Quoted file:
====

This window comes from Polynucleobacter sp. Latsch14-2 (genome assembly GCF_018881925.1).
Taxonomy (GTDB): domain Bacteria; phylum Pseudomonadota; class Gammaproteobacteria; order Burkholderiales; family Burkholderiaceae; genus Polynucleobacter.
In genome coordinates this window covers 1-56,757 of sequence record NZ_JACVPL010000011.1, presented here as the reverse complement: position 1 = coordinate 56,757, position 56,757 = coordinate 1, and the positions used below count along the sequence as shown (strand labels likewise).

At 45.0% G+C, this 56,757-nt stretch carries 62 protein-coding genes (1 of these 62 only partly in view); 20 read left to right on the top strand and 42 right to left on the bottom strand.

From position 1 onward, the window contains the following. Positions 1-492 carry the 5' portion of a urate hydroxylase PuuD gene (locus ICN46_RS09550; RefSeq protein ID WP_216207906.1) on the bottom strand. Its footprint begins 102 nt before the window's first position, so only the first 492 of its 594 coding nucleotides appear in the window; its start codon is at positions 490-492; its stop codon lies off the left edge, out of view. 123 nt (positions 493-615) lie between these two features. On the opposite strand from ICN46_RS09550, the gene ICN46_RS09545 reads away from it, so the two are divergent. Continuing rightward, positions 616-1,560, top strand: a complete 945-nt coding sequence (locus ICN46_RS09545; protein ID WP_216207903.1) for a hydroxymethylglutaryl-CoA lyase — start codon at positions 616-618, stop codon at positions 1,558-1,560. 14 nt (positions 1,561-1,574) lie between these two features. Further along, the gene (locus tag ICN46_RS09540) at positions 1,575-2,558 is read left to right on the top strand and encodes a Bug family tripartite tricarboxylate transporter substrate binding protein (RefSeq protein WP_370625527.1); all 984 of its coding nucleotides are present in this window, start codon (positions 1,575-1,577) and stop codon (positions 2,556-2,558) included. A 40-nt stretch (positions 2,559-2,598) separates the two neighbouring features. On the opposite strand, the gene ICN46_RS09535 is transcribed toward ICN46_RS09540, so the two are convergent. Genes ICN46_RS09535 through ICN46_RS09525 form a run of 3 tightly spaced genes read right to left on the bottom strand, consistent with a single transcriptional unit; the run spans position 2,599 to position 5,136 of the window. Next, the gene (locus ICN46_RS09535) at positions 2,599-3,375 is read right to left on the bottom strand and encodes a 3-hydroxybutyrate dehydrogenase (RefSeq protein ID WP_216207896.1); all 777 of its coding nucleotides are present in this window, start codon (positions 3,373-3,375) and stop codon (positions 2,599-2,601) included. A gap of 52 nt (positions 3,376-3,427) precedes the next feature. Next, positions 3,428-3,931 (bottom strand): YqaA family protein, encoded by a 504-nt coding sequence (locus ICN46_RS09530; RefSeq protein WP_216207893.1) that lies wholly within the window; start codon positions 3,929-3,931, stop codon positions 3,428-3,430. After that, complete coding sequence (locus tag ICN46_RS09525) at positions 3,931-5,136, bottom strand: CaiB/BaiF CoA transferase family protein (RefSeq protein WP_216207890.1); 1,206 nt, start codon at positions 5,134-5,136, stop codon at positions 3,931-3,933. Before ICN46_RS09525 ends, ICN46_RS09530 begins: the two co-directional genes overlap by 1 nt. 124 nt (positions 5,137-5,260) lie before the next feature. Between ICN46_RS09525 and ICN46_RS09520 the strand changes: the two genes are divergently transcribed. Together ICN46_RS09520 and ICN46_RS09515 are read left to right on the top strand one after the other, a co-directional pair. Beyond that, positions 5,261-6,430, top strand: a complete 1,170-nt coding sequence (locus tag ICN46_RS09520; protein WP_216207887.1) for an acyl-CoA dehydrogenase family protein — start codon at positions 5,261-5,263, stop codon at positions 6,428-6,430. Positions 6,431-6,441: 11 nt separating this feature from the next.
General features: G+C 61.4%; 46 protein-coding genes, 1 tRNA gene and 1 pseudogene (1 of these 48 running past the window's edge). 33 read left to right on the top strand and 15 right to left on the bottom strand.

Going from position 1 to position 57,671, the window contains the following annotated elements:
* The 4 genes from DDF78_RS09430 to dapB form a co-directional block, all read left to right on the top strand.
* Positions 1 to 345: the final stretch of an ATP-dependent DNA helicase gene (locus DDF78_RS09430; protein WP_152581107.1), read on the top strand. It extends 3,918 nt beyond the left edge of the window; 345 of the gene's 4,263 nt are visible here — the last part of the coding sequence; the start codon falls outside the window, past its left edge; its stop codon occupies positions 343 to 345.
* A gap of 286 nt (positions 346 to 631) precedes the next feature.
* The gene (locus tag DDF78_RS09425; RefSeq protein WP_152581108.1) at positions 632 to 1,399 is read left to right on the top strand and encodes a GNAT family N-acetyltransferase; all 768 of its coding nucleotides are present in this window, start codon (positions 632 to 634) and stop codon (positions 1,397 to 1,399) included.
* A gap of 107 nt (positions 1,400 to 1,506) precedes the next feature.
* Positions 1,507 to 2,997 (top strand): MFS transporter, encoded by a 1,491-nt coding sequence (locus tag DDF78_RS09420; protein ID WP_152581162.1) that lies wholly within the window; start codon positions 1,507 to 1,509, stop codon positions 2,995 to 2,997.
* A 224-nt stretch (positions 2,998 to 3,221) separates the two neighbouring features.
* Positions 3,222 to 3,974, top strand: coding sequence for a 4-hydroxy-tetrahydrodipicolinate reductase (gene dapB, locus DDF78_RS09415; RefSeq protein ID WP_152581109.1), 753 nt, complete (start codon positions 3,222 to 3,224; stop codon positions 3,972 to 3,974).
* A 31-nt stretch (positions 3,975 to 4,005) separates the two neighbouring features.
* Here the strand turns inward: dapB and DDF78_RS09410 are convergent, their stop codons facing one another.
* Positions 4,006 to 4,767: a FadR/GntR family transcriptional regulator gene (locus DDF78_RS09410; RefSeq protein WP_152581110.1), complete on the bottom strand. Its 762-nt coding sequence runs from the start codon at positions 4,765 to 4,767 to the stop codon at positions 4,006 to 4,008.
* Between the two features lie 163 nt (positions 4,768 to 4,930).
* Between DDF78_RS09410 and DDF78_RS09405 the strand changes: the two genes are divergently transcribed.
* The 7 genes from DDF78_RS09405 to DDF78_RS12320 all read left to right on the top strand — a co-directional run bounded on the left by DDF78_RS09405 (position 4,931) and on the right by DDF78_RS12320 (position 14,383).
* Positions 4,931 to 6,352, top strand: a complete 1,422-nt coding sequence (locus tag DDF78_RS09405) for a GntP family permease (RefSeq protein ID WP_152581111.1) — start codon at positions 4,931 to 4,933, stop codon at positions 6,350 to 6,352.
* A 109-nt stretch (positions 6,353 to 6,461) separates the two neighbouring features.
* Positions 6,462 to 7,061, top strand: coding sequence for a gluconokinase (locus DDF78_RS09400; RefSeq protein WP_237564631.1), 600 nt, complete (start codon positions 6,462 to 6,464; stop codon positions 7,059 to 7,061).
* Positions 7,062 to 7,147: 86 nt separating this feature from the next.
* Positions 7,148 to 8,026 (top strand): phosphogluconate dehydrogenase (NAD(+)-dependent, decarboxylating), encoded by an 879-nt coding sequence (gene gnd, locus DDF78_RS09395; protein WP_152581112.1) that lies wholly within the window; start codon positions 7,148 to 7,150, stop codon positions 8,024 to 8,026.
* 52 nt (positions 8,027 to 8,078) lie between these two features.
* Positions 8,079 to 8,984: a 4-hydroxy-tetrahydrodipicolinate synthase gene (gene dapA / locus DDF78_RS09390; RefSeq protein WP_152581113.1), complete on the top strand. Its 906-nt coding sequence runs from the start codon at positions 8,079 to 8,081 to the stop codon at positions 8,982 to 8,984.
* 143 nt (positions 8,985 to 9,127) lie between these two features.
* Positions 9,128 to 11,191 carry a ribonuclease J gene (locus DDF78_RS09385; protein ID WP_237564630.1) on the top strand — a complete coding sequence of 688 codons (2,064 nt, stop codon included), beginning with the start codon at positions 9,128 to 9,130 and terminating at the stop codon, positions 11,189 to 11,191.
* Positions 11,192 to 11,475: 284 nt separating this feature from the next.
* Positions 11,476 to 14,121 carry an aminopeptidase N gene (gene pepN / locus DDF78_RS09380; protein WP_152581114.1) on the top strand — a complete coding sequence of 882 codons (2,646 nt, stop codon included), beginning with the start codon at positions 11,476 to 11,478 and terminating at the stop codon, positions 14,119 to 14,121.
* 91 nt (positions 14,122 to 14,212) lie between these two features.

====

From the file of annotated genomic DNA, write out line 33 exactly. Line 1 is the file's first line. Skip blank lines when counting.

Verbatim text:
* 91 nt (positions 14,122 to 14,212) lie between these two features.